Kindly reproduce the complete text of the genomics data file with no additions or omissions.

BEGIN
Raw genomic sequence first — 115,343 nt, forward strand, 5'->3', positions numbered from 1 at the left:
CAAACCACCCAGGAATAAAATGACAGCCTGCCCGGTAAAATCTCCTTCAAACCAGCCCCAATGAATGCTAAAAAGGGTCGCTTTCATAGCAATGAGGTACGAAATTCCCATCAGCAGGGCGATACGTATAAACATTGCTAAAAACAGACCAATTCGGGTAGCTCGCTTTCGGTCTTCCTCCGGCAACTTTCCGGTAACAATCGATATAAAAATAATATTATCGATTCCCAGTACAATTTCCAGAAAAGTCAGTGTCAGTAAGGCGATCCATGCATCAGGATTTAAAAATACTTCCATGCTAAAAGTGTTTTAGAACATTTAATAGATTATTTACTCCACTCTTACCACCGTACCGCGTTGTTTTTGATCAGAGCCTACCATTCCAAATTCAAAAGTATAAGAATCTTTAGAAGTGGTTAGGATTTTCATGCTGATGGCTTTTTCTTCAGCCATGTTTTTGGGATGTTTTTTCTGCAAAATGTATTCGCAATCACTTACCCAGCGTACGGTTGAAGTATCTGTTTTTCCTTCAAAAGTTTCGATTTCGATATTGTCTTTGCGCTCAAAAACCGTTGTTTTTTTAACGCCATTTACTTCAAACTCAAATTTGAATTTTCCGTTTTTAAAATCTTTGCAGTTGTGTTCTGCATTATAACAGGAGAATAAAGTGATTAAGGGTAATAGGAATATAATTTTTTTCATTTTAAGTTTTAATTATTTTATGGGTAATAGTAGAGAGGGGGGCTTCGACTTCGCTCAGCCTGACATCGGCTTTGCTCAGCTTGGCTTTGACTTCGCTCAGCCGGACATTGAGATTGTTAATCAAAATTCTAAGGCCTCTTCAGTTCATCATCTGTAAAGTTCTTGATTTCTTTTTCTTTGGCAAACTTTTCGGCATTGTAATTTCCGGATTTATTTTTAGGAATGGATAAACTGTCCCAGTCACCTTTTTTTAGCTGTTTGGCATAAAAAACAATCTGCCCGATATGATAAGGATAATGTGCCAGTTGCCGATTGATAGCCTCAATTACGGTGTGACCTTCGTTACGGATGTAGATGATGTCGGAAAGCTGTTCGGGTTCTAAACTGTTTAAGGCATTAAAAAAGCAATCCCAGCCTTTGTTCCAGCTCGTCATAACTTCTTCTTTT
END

Raw genomic sequence first — 115,343 nt, forward strand, 5'->3', positions numbered from 1 at the left:
CAAACCACCCAGGAATAAAATGACAGCCTGCCCGGTAAAATCTCCTTCAAACCAGCCCCAATGAATGCTAAAAAGGGTCGCTTTCATAGCAATGAGGTACGAAATTCCCATCAGCAGGGCGATACGTATAAACATTGCTAAAAACAGACCAATTCGGGTAGCTCGCTTTCGGTCTTCCTCCGGCAACTTTCCGGTAACAATCGATATAAAAATAATATTATCGATTCCCAGTACAATTTCCAGAAAAGTCAGTGTCAGTAAGGCGATCCATGCATCAGGATTTAAAAATACTTCCATGCTAAAAGTGTTTTAGAACATTTAATAGATTATTTACTCCACTCTTACCACCGTACCGCGTTGTTTTTGATCAGAGCCTACCATTCCAAATTCAAAAGTATAAGAATCTTTAGAAGTGGTTAGGATTTTCATGCTGATGGCTTTTTCTTCAGCCATGTTTTTGGGATGTTTTTTCTGCAAAATGTATTCGCAATCACTTACCCAGCGTACGGTTGAAGTATCTGTTTTTCCTTCAAAAGTTTCGATTTCGATATTGTCTTTGCGCTCAAAAACCGTTGTTTTTTTAACGCCATTTACTTCAAACTCAAATTTGAATTTTCCGTTTTTAAAATCTTTGCAGTTGTGTTCTGCATTATAACAGGAGAATAAAGTGATTAAGGGTAATAGGAATATAATTTTTTTCATTTTAAGTTTTAATTATTTTATGGGTAATAGTAGAGAGGGGGGCTTCGACTTCGCTCAGCCTGACATCGGCTTTGCTCAGCTTGGCTTTGACTTCGCTCAGCCGGACATTGAGATTGTTAATCAAAATTCTAAGGCCTCTTCAGTTCATCATCTGTAAAGTTCTTGATTTCTTTTTCTTTGGCAAACTTTTCGGCATTGTAATTTCCGGATTTATTTTTAGGAATGGATAAACTGTCCCAGTCACCTTTTTTTAGCTGTTTGGCATAAAAAACAATCTGCCCGATATGATAAGGATAATGTGCCAGTTGCCGATTGATAGCCTCAATTACGGTGTGACCTTCGTTACGGATGTAGATGATGTCGGAAAGCTGTTCGGGTTCTAAACTGTTTAAGGCATTAAAAAAGCAATCCCAGCCTTTGTTCCAGCTCGTCATAACTTCTTCTTTT